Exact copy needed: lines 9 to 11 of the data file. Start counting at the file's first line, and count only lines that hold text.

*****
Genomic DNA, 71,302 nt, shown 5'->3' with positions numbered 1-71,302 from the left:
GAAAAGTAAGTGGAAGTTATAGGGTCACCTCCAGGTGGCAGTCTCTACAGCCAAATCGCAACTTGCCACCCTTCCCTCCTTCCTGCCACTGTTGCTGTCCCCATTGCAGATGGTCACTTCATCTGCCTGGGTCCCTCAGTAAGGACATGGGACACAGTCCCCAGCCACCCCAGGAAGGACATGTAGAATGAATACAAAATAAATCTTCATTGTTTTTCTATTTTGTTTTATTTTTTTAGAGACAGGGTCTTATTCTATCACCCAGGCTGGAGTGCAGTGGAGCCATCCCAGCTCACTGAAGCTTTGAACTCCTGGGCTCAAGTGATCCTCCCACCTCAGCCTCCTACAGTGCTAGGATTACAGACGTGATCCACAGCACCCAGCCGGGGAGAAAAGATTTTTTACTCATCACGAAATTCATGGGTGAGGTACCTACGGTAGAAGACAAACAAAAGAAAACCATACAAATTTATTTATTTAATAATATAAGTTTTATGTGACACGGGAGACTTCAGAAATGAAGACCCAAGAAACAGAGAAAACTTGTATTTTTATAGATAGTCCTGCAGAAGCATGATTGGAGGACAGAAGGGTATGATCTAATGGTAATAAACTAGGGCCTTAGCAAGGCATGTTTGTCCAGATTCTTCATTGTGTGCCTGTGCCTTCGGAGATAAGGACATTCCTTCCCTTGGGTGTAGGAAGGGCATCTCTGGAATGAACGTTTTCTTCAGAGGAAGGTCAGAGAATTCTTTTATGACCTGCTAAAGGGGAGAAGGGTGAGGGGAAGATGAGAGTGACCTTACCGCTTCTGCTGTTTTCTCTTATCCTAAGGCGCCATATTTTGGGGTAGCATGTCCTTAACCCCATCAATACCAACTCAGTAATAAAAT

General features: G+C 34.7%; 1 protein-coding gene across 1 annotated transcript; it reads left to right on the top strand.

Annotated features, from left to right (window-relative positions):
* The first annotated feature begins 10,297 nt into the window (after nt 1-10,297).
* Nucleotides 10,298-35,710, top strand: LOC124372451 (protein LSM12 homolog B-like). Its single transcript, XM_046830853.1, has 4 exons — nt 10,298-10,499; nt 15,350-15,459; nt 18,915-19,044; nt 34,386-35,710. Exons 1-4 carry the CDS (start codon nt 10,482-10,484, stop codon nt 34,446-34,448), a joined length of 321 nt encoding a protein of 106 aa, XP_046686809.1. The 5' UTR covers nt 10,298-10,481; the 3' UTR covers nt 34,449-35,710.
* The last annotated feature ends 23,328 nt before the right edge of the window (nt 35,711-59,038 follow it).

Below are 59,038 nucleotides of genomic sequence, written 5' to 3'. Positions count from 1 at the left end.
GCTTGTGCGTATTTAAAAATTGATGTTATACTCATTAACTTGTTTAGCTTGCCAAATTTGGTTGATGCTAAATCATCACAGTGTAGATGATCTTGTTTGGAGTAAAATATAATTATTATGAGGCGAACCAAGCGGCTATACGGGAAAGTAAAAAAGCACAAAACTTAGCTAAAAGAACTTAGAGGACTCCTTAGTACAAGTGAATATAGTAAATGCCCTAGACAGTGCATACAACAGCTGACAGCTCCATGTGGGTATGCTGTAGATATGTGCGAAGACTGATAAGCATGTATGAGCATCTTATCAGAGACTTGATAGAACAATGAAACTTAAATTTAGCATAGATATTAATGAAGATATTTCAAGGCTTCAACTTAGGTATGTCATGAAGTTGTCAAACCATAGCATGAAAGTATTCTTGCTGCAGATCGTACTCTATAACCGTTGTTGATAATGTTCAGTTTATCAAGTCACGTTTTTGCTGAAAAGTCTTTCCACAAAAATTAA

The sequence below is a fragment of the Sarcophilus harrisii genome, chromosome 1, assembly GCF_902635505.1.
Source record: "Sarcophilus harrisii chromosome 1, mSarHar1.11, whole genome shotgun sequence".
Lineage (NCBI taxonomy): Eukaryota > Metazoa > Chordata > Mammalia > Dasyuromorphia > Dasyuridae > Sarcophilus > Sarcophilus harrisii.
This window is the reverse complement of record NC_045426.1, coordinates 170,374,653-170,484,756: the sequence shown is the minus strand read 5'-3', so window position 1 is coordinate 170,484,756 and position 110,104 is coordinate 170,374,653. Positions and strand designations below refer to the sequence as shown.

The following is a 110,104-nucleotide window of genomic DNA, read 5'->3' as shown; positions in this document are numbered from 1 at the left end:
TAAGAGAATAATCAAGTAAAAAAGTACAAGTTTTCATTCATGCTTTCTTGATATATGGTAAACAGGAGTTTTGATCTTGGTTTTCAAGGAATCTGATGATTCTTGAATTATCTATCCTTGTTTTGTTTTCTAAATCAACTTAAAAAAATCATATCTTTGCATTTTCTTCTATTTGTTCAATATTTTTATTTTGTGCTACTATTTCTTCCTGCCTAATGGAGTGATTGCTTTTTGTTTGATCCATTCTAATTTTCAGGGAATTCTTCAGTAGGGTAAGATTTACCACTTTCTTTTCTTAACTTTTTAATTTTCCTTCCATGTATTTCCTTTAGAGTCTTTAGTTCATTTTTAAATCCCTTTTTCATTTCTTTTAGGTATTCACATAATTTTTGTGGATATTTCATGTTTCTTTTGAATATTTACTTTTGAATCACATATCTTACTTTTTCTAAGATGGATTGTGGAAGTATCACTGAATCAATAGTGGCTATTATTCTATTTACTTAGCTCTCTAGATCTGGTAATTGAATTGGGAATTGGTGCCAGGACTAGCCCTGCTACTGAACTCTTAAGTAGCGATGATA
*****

GCTTGTGCGTATTTAAAAATTGATGTTATACTCATTAACTTGTTTAGCTTGCCAAATTTGGTTGATGCTAAATCATCACAGTGTAGATGATCTTGTTTGGAGTAAAATATAATTATTATGAGGCGAACCAAGCGGCTATACGGGAAAGTAAAAAAGCACAAAACTTAGCTAAAAGAACTTAGAGGACTCCTTAGTACAAGTGAATATAGTAAATGCCCTAGACAGTGCATACAACAGCTGACAGCTCCATGTGGGTATGCTGTAGATATGTGCGAAGACTGATAAGCATGTATGAGCATCTTATCAGAGACTTGATAGAACAATGAAACTTAAATTTAGCATAGATATTAATGAAGATATTTCAAGGCTTCAACTTAGGTATGTCATGAAGTTGTCAAACCATAGCATGAAAGTATTCTTGCTGCAGATCGTACTCTATAACCGTTGTTGATAATGTTCAGTTTATCAAGTCACGTTTTTGCTGAAAAGTCTTTCCACAAAAATTAA

The sequence below is a fragment of the Sarcophilus harrisii genome, chromosome 1, assembly GCF_902635505.1.
Source record: "Sarcophilus harrisii chromosome 1, mSarHar1.11, whole genome shotgun sequence".